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Henderson International Income Trust: Buying Good Companies at Attractive Valuations

Published 25/01/2024, 07:43

Henderson International Income Trust (LON:HINT) is meeting its long-term objectives to provide both rising income and capital appreciation. It adopted a more generous dividend policy in 2021 and its 4.7% dividend yield is the highest among its peers. HINT has also delivered average annualised gains of 8.4% in NAV terms over the 10 years ended December 2023. However, the manager’s cautious, balanced stance, which favours value and defensive names and underweights the US, has underperformed recently due to the AI-driven rally in a handful of tech stocks and the improvement in the United States’ economic outlook, which has benefited cyclical names. However, HINT’s manager is using what he believes to be unjustifiably low valuations to add good companies with the capacity to grow dividends, at attractive prices. This includes businesses exposed to structural trends such as decarbonisation and the rapid spread of technology. He expects such acquisitions to outperform as the market comes to fully appreciate their merits.

Dividend payment history

The analyst’s view

  • HINT’s generous, predictable and growing dividend, funded by income from a variety of sectors and regions, and backed by reserves, if necessary, is likely to be a drawcard for investors seeking stable, diversified and rising income sourced from outside the UK, where dividend income is relatively concentrated.
  • The company’s record of strong outright long-term gains may attract investors, especially as it has outperformed the UK market over the past five and 10 years – a reminder to UK investors of the benefits of diversification into other markets.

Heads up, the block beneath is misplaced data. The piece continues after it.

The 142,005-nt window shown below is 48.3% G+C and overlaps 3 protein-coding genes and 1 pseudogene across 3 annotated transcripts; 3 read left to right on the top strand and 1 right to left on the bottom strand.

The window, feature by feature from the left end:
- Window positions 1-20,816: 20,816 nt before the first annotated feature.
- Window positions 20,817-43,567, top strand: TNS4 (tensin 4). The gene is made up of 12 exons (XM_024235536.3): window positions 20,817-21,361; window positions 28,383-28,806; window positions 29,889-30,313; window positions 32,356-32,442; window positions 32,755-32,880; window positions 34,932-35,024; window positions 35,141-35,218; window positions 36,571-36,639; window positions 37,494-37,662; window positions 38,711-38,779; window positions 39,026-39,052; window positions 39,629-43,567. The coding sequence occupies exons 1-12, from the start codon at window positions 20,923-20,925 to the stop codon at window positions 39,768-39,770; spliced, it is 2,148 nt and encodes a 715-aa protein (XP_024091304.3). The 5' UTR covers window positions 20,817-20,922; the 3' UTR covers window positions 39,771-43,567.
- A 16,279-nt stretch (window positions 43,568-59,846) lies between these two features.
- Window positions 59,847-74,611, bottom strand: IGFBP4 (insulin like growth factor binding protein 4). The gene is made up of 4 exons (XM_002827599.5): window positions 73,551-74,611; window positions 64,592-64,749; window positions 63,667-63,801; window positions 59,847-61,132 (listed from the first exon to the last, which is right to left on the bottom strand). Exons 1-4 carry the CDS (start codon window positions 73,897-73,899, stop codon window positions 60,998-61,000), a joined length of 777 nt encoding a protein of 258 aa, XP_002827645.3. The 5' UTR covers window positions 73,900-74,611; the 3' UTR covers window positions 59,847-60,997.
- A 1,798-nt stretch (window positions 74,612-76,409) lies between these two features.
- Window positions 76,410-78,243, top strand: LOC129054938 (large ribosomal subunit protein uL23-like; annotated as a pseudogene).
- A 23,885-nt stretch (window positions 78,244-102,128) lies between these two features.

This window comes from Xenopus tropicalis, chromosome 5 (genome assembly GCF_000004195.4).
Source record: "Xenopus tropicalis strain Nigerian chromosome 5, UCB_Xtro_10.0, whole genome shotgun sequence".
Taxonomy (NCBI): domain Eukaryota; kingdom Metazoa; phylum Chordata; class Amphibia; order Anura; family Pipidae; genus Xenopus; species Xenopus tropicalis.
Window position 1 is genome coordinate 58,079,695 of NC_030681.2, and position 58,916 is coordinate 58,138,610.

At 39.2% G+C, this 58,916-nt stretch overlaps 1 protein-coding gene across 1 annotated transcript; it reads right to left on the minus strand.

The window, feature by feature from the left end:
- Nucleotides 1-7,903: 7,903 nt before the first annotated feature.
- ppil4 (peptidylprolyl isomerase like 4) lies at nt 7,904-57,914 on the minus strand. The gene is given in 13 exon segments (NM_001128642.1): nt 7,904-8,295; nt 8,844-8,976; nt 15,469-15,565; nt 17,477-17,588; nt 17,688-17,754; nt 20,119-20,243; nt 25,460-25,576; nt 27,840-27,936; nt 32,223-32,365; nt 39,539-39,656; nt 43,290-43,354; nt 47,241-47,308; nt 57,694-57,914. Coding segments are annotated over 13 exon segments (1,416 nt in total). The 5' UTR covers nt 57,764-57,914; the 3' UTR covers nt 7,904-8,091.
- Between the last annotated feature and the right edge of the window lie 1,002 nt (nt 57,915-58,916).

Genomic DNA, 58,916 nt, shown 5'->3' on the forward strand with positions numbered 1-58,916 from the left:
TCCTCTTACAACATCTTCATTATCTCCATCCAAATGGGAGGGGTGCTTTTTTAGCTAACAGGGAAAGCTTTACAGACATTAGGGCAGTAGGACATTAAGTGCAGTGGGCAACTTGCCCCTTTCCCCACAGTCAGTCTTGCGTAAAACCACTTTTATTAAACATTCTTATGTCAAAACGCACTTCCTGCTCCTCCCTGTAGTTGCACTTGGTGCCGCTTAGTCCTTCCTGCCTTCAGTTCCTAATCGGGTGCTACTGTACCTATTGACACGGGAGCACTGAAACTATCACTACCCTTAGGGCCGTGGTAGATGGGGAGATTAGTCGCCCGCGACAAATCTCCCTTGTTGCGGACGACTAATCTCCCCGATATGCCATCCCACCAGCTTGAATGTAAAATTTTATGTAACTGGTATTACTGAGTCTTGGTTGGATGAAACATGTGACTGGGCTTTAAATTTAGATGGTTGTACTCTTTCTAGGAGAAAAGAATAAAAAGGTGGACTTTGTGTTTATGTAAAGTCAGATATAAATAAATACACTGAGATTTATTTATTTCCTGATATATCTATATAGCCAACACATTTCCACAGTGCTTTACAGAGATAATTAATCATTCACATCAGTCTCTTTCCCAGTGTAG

• The manager’s defensive stance may appeal to those seeking some insulation from the persistent uncertainties regarding the global economic outlook.
  • HINT appears attractively valued by historical measures, as its discount is much wider than the average of 1.4% over the past 10 years. This offers investors a potentially attractive entry level and suggests there is scope for the discount to narrow as and when performance returns to form.
  • A decline in HINT’s ongoing charge to 0.72% for the year ended 31 August 2023, from 0.83% in the previous year, arguably makes it a more attractive proposition for investors.


HINT: Competitive, rising income & capital appreciation

Using ex-UK opportunities to meet income and return goals

HINT’s strategy is to identify attractively valued companies in countries other than the UK that have the capacity to grow their earnings and dividends over the medium to long term, thanks to their strong competitive positions and sustainable business models. The company’s manager, Ben Lofthouse, focuses on industry leaders with established competitive advantages, good cash flow generation, durable returns and effective, growth-oriented managers. He believes that these characteristics are even more important in the current high interest rate environment, as they allow companies to continue to invest in their businesses and pay dividends, despite higher funding costs.

HINT’s primary objective is to provide rising annual income to shareholders and its secondary objective is to deliver long-term capital appreciation, and the company is meeting both these goals.

A policy of generous, competitive and increasing dividends